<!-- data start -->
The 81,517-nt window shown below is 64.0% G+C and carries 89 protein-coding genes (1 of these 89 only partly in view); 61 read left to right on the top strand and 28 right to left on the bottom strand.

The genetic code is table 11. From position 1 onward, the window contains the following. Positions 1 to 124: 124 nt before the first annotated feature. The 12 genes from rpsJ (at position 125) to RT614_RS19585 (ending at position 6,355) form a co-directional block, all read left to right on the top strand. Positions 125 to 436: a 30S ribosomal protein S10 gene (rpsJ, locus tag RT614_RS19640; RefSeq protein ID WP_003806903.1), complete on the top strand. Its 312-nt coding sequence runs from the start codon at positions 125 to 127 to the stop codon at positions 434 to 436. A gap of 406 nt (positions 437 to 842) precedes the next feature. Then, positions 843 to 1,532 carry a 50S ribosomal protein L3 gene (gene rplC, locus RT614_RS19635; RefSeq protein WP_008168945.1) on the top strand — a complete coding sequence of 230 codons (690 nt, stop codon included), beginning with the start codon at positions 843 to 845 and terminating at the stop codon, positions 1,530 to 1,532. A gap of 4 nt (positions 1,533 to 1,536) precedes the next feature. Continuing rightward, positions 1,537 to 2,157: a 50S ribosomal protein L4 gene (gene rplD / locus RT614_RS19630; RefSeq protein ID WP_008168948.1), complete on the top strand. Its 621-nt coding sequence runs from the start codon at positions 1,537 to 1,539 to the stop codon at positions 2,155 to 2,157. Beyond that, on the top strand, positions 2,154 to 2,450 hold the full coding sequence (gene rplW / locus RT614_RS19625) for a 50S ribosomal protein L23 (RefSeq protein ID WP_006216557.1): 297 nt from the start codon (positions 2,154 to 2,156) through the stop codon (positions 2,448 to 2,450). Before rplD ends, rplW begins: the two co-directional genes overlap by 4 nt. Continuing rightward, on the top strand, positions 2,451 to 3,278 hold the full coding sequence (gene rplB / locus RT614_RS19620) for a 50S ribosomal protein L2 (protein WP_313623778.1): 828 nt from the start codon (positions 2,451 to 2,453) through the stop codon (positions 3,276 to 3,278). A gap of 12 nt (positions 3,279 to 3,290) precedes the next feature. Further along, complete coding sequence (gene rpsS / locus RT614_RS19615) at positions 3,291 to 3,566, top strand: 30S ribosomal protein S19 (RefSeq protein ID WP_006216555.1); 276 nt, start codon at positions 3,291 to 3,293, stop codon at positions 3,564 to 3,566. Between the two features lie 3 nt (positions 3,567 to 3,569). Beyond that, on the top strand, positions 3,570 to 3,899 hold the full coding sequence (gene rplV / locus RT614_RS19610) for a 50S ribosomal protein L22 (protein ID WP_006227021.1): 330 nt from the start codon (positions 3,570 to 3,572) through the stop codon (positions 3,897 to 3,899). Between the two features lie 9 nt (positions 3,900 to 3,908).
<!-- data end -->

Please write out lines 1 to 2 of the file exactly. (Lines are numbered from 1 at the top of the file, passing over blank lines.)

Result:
The 81,517-nt window shown below is 64.0% G+C and carries 89 protein-coding genes (1 of these 89 only partly in view); 61 read left to right on the top strand and 28 right to left on the bottom strand.

The genetic code is table 11. From position 1 onward, the window contains the following. Positions 1 to 124: 124 nt before the first annotated feature. The 12 genes from rpsJ (at position 125) to RT614_RS19585 (ending at position 6,355) form a co-directional block, all read left to right on the top strand. Positions 125 to 436: a 30S ribosomal protein S10 gene (rpsJ, locus tag RT614_RS19640; RefSeq protein ID WP_003806903.1), complete on the top strand. Its 312-nt coding sequence runs from the start codon at positions 125 to 127 to the stop codon at positions 434 to 436. A gap of 406 nt (positions 437 to 842) precedes the next feature. Then, positions 843 to 1,532 carry a 50S ribosomal protein L3 gene (gene rplC, locus RT614_RS19635; RefSeq protein WP_008168945.1) on the top strand — a complete coding sequence of 230 codons (690 nt, stop codon included), beginning with the start codon at positions 843 to 845 and terminating at the stop codon, positions 1,530 to 1,532. A gap of 4 nt (positions 1,533 to 1,536) precedes the next feature. Continuing rightward, positions 1,537 to 2,157: a 50S ribosomal protein L4 gene (gene rplD / locus RT614_RS19630; RefSeq protein ID WP_008168948.1), complete on the top strand. Its 621-nt coding sequence runs from the start codon at positions 1,537 to 1,539 to the stop codon at positions 2,155 to 2,157. Beyond that, on the top strand, positions 2,154 to 2,450 hold the full coding sequence (gene rplW / locus RT614_RS19625) for a 50S ribosomal protein L23 (RefSeq protein ID WP_006216557.1): 297 nt from the start codon (positions 2,154 to 2,156) through the stop codon (positions 2,448 to 2,450). Before rplD ends, rplW begins: the two co-directional genes overlap by 4 nt. Continuing rightward, on the top strand, positions 2,451 to 3,278 hold the full coding sequence (gene rplB / locus RT614_RS19620) for a 50S ribosomal protein L2 (protein WP_313623778.1): 828 nt from the start codon (positions 2,451 to 2,453) through the stop codon (positions 3,276 to 3,278). A gap of 12 nt (positions 3,279 to 3,290) precedes the next feature. Further along, complete coding sequence (gene rpsS / locus RT614_RS19615) at positions 3,291 to 3,566, top strand: 30S ribosomal protein S19 (RefSeq protein ID WP_006216555.1); 276 nt, start codon at positions 3,291 to 3,293, stop codon at positions 3,564 to 3,566. Between the two features lie 3 nt (positions 3,567 to 3,569). Beyond that, on the top strand, positions 3,570 to 3,899 hold the full coding sequence (gene rplV / locus RT614_RS19610) for a 50S ribosomal protein L22 (protein ID WP_006227021.1): 330 nt from the start codon (positions 3,570 to 3,572) through the stop codon (positions 3,897 to 3,899). Between the two features lie 9 nt (positions 3,900 to 3,908).